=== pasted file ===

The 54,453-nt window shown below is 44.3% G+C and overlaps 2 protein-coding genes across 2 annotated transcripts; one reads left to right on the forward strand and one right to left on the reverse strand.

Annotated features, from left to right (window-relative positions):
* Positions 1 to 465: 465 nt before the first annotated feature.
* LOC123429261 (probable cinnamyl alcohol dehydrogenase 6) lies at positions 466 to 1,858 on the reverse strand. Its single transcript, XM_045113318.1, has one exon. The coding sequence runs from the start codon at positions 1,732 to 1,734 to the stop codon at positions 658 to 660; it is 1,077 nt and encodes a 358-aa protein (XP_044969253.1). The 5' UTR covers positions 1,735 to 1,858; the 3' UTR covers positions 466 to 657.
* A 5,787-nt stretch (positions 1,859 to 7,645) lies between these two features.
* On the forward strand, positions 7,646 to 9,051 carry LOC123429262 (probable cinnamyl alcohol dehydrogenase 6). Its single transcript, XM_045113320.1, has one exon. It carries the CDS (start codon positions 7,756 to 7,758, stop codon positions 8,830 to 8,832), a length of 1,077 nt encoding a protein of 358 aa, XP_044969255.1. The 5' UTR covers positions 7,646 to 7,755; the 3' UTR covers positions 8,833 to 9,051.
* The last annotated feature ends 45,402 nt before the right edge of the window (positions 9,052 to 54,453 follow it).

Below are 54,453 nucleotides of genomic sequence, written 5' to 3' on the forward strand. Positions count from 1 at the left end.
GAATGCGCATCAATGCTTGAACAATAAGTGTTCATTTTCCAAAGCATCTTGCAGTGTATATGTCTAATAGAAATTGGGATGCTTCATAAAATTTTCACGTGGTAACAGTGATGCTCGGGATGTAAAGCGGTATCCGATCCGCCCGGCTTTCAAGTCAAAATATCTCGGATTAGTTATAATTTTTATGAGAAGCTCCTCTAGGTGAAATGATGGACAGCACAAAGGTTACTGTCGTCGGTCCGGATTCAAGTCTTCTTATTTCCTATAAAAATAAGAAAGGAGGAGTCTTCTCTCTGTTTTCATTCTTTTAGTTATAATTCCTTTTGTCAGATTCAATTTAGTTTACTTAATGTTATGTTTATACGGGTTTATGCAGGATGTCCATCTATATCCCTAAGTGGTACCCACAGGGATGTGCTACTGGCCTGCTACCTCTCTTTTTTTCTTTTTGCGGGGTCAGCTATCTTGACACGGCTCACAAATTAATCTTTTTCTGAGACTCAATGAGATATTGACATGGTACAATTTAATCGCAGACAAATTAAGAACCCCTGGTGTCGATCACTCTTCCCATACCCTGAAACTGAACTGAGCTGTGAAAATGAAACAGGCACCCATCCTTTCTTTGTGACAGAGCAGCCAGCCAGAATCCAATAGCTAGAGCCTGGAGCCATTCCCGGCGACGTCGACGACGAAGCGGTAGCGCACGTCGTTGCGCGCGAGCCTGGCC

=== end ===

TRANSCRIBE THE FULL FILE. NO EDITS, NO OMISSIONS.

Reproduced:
The 54,453-nt window shown below is 44.3% G+C and overlaps 2 protein-coding genes across 2 annotated transcripts; one reads left to right on the forward strand and one right to left on the reverse strand.

Annotated features, from left to right (window-relative positions):
* Positions 1 to 465: 465 nt before the first annotated feature.
* LOC123429261 (probable cinnamyl alcohol dehydrogenase 6) lies at positions 466 to 1,858 on the reverse strand. Its single transcript, XM_045113318.1, has one exon. The coding sequence runs from the start codon at positions 1,732 to 1,734 to the stop codon at positions 658 to 660; it is 1,077 nt and encodes a 358-aa protein (XP_044969253.1). The 5' UTR covers positions 1,735 to 1,858; the 3' UTR covers positions 466 to 657.
* A 5,787-nt stretch (positions 1,859 to 7,645) lies between these two features.
* On the forward strand, positions 7,646 to 9,051 carry LOC123429262 (probable cinnamyl alcohol dehydrogenase 6). Its single transcript, XM_045113320.1, has one exon. It carries the CDS (start codon positions 7,756 to 7,758, stop codon positions 8,830 to 8,832), a length of 1,077 nt encoding a protein of 358 aa, XP_044969255.1. The 5' UTR covers positions 7,646 to 7,755; the 3' UTR covers positions 8,833 to 9,051.
* The last annotated feature ends 45,402 nt before the right edge of the window (positions 9,052 to 54,453 follow it).

Below are 54,453 nucleotides of genomic sequence, written 5' to 3' on the forward strand. Positions count from 1 at the left end.
GAATGCGCATCAATGCTTGAACAATAAGTGTTCATTTTCCAAAGCATCTTGCAGTGTATATGTCTAATAGAAATTGGGATGCTTCATAAAATTTTCACGTGGTAACAGTGATGCTCGGGATGTAAAGCGGTATCCGATCCGCCCGGCTTTCAAGTCAAAATATCTCGGATTAGTTATAATTTTTATGAGAAGCTCCTCTAGGTGAAATGATGGACAGCACAAAGGTTACTGTCGTCGGTCCGGATTCAAGTCTTCTTATTTCCTATAAAAATAAGAAAGGAGGAGTCTTCTCTCTGTTTTCATTCTTTTAGTTATAATTCCTTTTGTCAGATTCAATTTAGTTTACTTAATGTTATGTTTATACGGGTTTATGCAGGATGTCCATCTATATCCCTAAGTGGTACCCACAGGGATGTGCTACTGGCCTGCTACCTCTCTTTTTTTCTTTTTGCGGGGTCAGCTATCTTGACACGGCTCACAAATTAATCTTTTTCTGAGACTCAATGAGATATTGACATGGTACAATTTAATCGCAGACAAATTAAGAACCCCTGGTGTCGATCACTCTTCCCATACCCTGAAACTGAACTGAGCTGTGAAAATGAAACAGGCACCCATCCTTTCTTTGTGACAGAGCAGCCAGCCAGAATCCAATAGCTAGAGCCTGGAGCCATTCCCGGCGACGTCGACGACGAAGCGGTAGCGCACGTCGTTGCGCGCGAGCCTGGCC